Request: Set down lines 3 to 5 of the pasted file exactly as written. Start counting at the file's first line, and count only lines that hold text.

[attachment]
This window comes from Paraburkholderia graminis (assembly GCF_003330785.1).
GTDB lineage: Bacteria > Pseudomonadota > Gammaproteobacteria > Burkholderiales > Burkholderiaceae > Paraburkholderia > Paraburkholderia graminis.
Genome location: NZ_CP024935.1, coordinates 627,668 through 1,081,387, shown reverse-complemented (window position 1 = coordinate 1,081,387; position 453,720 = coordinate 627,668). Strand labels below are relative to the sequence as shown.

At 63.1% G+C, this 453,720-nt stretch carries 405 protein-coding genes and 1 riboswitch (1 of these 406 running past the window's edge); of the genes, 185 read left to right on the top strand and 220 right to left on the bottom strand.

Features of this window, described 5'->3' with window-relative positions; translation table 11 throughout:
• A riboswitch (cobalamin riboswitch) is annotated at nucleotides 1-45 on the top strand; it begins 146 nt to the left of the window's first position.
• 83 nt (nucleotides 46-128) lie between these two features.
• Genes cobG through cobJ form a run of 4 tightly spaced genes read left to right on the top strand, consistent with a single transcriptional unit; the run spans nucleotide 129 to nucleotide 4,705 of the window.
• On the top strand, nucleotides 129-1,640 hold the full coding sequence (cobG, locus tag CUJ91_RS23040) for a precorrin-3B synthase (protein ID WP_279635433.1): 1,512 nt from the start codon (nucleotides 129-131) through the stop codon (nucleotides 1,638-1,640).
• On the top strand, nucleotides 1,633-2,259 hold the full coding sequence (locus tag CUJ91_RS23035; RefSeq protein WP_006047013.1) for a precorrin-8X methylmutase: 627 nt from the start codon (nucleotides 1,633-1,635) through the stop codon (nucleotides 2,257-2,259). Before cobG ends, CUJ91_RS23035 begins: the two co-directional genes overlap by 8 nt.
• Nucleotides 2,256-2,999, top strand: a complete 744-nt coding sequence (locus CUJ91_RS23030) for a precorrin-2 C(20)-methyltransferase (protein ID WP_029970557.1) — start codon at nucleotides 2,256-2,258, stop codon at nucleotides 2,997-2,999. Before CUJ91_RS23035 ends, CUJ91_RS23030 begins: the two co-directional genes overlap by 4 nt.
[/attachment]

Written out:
Genome location: NZ_CP024935.1, coordinates 627,668 through 1,081,387, shown reverse-complemented (window position 1 = coordinate 1,081,387; position 453,720 = coordinate 627,668). Strand labels below are relative to the sequence as shown.

At 63.1% G+C, this 453,720-nt stretch carries 405 protein-coding genes and 1 riboswitch (1 of these 406 running past the window's edge); of the genes, 185 read left to right on the top strand and 220 right to left on the bottom strand.

Features of this window, described 5'->3' with window-relative positions; translation table 11 throughout: